The Pitfalls of Diversification

“Diversify, diversify, diversify” – how many times have you heard that phrase? It is such a common phrase to the extent that nowadays, it is used out of context. Diversification can be a blessing or a curse depending on how it is implemented. Most people think by diversifying they automatically have eliminated risk in their portfolios. This can be false because diversifying into over-valued securities at the wrong time is a sure path to future losses. The key to diversification is buying under-valued companies with the right timing. Timing here does not have to be extremely precise i.e. you do not have to time it to the right day. Timing here could be the right quarter of the year. Below I will discuss some of the pitfalls to diversification and what is required to avoid such pitfalls.
Diversification without a sufficient amount of research
Putting your eggs in many baskets philosophically sounds good but putting your eggs in the wrong baskets is obviously the wrong thing to do. Most folks get obsessed with diversifying that they forget to perform due diligence on the stocks they select. When selecting a company to invest in, you have to ask yourself a few questions. Does the company have good growth potential that would lead to a higher market value in the future? Is the company currently in a good financial position after studying its balance sheet, income statement, and cash flow statement? Is the company under-valued and maybe trading below their book value or trading below their discounted future cash flows? What will be the future of the industry the company is in and how will political mandates and fiscal policies affect the business? If a company checks all the boxes then it is a viable candidate to put in the basket for diversification. It is important that the basket be filled with stocks encompassing different industries as that would minimize the risk towards one particular sector although I would say it is okay to have the overall weighting slightly weighted towards industries with better future growth prospects.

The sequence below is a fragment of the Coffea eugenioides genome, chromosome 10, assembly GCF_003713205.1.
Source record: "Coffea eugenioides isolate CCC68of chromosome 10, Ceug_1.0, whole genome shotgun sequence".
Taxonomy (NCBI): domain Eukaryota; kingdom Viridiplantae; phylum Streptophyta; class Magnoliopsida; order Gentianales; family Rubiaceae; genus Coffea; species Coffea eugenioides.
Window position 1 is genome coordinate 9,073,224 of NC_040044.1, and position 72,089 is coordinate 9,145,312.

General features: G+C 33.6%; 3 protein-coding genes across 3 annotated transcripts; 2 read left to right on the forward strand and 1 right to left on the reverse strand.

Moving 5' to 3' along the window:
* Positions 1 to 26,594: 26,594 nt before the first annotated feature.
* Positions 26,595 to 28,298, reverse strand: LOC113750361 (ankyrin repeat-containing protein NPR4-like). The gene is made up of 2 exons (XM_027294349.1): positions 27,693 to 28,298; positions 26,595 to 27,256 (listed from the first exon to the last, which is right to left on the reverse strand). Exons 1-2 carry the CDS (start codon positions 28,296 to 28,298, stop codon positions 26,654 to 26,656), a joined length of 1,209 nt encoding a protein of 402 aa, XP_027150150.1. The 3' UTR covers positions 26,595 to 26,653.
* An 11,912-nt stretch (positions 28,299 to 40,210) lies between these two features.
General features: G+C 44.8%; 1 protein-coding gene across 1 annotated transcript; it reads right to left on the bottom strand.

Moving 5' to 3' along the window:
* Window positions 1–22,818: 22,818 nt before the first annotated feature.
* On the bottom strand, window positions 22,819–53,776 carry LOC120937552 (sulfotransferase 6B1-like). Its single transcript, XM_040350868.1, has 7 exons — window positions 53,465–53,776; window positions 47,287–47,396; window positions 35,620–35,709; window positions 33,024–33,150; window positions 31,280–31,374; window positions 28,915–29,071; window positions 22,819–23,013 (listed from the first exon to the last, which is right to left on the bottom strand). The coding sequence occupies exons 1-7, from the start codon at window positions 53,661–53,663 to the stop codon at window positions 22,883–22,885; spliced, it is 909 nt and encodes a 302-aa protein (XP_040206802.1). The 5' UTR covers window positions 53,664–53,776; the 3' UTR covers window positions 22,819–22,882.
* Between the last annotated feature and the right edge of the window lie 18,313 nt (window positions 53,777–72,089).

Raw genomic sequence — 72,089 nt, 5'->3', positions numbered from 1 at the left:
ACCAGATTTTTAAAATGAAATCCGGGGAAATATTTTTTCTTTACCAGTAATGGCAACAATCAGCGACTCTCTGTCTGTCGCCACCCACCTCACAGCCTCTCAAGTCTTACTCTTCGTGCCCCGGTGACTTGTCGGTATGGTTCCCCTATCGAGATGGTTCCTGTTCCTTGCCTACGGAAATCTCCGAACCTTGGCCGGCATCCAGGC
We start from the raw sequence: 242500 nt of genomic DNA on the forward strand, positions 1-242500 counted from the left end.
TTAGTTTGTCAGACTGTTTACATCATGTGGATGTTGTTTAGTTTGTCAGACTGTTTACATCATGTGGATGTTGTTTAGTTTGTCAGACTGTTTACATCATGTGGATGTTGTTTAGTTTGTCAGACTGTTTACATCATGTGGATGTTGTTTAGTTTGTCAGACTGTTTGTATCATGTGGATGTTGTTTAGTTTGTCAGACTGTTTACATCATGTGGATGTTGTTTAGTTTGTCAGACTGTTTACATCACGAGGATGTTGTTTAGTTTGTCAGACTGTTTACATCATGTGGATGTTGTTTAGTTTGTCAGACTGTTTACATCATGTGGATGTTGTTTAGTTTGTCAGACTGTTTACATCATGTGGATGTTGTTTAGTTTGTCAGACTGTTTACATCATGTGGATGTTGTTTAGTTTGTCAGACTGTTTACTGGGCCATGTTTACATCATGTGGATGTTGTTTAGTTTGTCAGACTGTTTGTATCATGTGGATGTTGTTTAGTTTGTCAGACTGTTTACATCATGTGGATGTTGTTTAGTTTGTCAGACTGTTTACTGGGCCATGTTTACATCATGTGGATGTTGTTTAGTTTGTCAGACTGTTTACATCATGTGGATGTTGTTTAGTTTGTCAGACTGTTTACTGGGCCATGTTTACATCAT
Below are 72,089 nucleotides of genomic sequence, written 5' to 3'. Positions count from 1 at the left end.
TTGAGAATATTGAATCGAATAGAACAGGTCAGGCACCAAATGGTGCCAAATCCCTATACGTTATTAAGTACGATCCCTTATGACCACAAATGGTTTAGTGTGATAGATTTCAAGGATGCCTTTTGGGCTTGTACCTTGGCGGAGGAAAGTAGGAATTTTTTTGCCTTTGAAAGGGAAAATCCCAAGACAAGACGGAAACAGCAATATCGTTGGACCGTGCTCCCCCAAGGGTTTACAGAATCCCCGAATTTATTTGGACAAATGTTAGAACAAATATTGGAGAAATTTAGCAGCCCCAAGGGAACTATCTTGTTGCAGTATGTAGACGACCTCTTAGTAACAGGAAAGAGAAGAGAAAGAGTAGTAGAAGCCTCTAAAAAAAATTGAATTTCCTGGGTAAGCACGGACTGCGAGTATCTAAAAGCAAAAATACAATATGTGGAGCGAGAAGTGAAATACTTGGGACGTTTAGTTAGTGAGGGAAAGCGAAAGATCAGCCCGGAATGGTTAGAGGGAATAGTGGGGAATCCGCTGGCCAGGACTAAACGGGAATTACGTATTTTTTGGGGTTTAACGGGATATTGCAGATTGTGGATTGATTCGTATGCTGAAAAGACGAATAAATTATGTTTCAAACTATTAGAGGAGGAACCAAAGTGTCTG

Diversification without continuous re-balancing 
This is where the classic “buy low, sell high” comes into play. It is great having a properly diversified portfolio to start off with but it is more important to continuously re-balance as the portfolio generates dividends to take advantage of under-performing stocks within the portfolio granted that all the stocks in the portfolio are quality companies. You can think of it this way, the dividends from company A (which is currently out-performing from a stock performance stand-point) can be put towards company B (which is currently under-performing due to some known reason such as a short-term quarterly miss or a recent sell-off due to a minor reason the street is concerned about in the short term. It might be a cumbersome task trying to move the dividends around in a portfolio account which is why investment platforms such as M1 Finance do that for you for free. I have thoroughly reviewed the investment platform. The truly FREE investment platform offers automatic re-balancing, investing the dividends or new money in the underweight stocks thereby leading to better future returns when those stocks bounce back to expectations.
Not keeping track of investments and stretching yourself too thin 
Now having too many stocks within a portfolio can slowly lead to situations where you cannot keep track of the daily performance of all of them. There will be situations where an announcement stating the acquisition of the company could be made at a higher multiple. It is important to be aware of such happenings as that could provide an exit point that could boost returns. I have personally had acquisition announcement situations like this and I was able to find out quickly and place a trade to take advantage of the gains. Those trades are free using M1 Finance and I could re-direct the gains towards another under-valued company I was researching. A FREE money management platform called Personal Capital is such an invaluable tool as it keeps track of every single stock within your portfolio and provides a comprehensive look at the daily performance of each of them relative to the general S&P 500 or Dow Jones indices.
Diversifying into investment vehicles that don’t keep up with inflation
The worst form of diversification is placing them in a portfolio that does not keep up with inflation. Since we know inflation leads to a decrease in the value of the US Dollar over time, it is important to be able to at least match it to keep the same financial value. Only purchasing low yield treasury bonds and companies with an consistently low year-over-year performance with zero dividends paid will have a hard time keeping up with inflation. The inflation rate over the past three years has hovered around 2% as shown below. It is important to keep track of the performance of your investments on a year-over-year (YOY) basis to make sure that diversification is not actually hurting you by allocating too much into low yield investment vehicles. Again free tools such as Personal Capital helps keep track of your portfolio performance very easily.


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